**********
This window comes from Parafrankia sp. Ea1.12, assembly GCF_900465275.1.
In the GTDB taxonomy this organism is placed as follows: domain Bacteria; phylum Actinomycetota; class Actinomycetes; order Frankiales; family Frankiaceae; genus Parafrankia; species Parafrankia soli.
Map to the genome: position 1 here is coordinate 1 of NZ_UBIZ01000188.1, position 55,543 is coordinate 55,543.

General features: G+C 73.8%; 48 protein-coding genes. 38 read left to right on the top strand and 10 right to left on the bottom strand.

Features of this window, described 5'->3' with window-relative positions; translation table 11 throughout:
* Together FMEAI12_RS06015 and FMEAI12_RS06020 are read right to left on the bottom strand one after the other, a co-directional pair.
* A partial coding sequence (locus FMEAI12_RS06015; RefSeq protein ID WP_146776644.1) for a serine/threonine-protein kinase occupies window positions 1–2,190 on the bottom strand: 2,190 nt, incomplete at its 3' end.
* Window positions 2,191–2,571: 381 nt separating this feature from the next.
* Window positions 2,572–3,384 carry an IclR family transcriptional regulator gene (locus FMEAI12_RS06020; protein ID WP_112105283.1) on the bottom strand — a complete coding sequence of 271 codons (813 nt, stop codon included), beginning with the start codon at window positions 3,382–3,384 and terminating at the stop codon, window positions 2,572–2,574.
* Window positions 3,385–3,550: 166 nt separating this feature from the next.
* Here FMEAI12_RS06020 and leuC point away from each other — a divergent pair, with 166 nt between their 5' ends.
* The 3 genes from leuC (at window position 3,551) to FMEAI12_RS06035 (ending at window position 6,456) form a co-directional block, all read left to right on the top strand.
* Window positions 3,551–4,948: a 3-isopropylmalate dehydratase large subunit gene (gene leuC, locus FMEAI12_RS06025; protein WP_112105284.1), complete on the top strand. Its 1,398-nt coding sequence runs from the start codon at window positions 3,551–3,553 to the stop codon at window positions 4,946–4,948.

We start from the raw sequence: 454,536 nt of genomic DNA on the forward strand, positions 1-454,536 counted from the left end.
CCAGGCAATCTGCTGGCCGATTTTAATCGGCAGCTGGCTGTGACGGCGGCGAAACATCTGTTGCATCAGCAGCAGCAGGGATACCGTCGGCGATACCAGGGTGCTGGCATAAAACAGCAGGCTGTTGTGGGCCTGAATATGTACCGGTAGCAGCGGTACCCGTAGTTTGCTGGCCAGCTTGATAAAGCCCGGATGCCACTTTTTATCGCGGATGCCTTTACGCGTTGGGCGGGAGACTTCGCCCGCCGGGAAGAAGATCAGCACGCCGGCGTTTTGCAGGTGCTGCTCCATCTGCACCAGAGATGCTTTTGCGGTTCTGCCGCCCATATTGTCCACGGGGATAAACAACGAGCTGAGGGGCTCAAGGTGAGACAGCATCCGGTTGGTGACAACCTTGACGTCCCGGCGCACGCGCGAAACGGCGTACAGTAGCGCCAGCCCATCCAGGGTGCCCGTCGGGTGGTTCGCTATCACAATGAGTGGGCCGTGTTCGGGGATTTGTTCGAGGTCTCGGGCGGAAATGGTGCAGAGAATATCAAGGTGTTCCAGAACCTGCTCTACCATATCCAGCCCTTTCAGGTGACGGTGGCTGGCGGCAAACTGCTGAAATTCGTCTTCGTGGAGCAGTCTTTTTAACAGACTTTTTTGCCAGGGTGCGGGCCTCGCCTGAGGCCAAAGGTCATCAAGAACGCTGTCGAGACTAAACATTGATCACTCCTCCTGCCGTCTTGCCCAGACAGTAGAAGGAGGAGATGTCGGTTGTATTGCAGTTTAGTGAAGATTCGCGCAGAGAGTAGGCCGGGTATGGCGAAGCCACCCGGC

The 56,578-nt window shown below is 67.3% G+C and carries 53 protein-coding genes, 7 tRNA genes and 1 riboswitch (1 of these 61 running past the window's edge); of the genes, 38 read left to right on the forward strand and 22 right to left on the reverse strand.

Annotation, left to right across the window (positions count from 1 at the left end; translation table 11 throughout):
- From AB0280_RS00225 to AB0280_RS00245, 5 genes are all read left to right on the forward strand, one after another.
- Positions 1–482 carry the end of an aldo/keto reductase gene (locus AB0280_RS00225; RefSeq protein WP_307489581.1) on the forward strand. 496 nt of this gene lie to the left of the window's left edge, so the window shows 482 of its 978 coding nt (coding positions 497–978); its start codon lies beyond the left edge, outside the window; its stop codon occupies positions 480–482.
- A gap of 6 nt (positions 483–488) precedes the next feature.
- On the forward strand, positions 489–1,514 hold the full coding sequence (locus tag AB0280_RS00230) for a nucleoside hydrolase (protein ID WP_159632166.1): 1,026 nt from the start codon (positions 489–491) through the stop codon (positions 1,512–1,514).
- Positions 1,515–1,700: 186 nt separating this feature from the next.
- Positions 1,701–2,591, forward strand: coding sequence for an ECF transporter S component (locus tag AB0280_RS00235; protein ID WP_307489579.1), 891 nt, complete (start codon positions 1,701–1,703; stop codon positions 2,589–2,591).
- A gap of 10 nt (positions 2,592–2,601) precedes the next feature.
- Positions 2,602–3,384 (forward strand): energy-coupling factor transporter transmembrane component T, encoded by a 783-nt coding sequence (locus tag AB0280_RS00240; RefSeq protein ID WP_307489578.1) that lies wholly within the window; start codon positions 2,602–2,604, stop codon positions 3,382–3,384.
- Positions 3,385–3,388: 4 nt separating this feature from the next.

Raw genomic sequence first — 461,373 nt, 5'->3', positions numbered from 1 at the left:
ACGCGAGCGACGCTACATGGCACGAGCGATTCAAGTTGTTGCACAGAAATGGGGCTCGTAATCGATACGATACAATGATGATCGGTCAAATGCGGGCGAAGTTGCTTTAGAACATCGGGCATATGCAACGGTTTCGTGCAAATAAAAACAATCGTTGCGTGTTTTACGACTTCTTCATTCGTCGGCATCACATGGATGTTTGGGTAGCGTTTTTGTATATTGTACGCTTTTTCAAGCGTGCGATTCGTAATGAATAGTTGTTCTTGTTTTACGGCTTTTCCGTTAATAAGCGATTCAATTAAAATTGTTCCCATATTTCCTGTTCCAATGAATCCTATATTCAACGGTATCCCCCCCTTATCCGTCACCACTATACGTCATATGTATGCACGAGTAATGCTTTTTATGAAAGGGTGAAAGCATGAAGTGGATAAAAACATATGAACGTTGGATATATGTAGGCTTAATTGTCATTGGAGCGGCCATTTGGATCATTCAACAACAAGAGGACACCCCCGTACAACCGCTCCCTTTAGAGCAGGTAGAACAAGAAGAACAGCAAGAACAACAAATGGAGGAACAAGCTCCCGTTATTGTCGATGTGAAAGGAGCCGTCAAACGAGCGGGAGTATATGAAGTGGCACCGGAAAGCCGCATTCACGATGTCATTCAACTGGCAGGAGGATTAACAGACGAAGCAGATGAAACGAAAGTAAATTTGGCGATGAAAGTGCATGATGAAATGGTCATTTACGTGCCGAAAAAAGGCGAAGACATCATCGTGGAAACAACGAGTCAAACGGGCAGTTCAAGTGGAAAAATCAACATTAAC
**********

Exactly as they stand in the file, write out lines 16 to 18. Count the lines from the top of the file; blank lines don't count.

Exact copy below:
The 56,578-nt window shown below is 67.3% G+C and carries 53 protein-coding genes, 7 tRNA genes and 1 riboswitch (1 of these 61 running past the window's edge); of the genes, 38 read left to right on the forward strand and 22 right to left on the reverse strand.

Annotation, left to right across the window (positions count from 1 at the left end; translation table 11 throughout):
- From AB0280_RS00225 to AB0280_RS00245, 5 genes are all read left to right on the forward strand, one after another.